FARMINGTON — The Regional School Unit 9 board of directors voted Tuesday, Aug. 24, for a universal masking mandate that will require all students and staff in the district to mask indoors, regardless of age or vaccination status.

The new policy allows for face shields to be used in place of masks according to the specifications of their Individualized Educational Plan/504 Plan or “with a medically documented need.”

Thirteen directors voted in favor of the mandate: Chairperson Carol Coles of Starks; Vice Chairperson Debbie Smith of Weld; Gwen Doak, Irv Faunce and Cherieann Harrison of Wilton; Kirk Doyle, Doug Dunlap, J. Wayne Kinney, Gloria McGraw and Scott Erb of Farmington;  Betsey Hyde of Temple; Lisa Park-Laflin of New Vineyard; and Joshua Robbins of Vienna.

Two voted against the mandate: Jesse Sillanpaa of Industry and Judith Kaut of New Sharon.

This is the third adjustment to the masking policy for the 2021-22 school year. Initially, the board approved a policy that required students and staff in grades prekindergarten to eight to wear masks and unvaccinated students in grades nine to 12 to wear masks, while vaccinated students in grades nine to 12 could go without.

At the Aug. 10 meeting, the board approved an adjustment that required vaccinated students in grades nine to 12 to wear either a mask or shield with the option to decide.

There was again ample discussion on the masking mandate during public comment and before the vote.

Community member Mark Simonpietri raised concerns about the mental and physical side effects of masking and made claims that masks do not protect individuals from COVID-19.

Simonpietri likened masking requirements to the death of George Floyd, an unarmed black man who was killed after a white police officer knelt on his neck for nearly nine minutes.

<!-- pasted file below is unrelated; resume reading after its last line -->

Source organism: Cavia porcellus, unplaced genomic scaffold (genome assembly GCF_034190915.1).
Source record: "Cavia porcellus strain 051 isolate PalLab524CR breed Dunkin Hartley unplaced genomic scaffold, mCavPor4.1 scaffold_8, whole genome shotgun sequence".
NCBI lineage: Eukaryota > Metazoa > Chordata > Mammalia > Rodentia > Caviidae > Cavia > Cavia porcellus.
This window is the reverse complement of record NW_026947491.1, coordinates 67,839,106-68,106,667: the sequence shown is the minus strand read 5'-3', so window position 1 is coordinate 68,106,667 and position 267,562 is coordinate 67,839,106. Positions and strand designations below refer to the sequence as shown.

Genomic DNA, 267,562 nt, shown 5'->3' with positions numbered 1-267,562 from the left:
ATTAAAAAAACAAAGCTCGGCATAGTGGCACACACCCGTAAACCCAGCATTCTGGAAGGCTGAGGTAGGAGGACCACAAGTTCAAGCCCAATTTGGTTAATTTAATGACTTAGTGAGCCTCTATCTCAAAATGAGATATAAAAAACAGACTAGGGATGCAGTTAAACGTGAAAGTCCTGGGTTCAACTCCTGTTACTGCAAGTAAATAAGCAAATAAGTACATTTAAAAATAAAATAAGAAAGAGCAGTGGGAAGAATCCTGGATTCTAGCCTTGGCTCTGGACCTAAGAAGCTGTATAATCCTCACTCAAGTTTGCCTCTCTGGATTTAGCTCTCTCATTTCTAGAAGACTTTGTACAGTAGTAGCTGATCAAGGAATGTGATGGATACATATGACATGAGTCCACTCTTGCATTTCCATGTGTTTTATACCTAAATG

“George Floyd uttered the words ‘I can’t breathe,'” Simonpietri said. “Your own children say, and I say to you on their behalf, ‘I can’t breathe.'”

Simonpietri threatened to bring a lawsuit against the district for the mandate.

“I will sue you, I will hold you accountable … I will come after you for the very real side effects,” he said.

Two other people with children in the district raised similar concerns during public comment.

Vicky Cohen, a teacher at Cascade Brook, advocated for masking, describing the Center for Disease Control guidelines such as masking, social distancing and vaccination as “necessary layers of protection” against transmitting COVID-19.

Cohen likened masking to preparation for school shootings, necessary steps to keep students and staff safe.

“COVID is an unfortunate reality, just as school shootings are an unfortunate reality,” Cohen said. “Your job as school board members is to do everything possible to keep students physically safe.”

Cohen also noted that teachers in the district are “reluctant” to return to work without masking requirements.

During discussion before the vote, Director Doyle asked how requirements for quarantining were affected by a universal masking mandate in comparison to allowing families a choice on masking.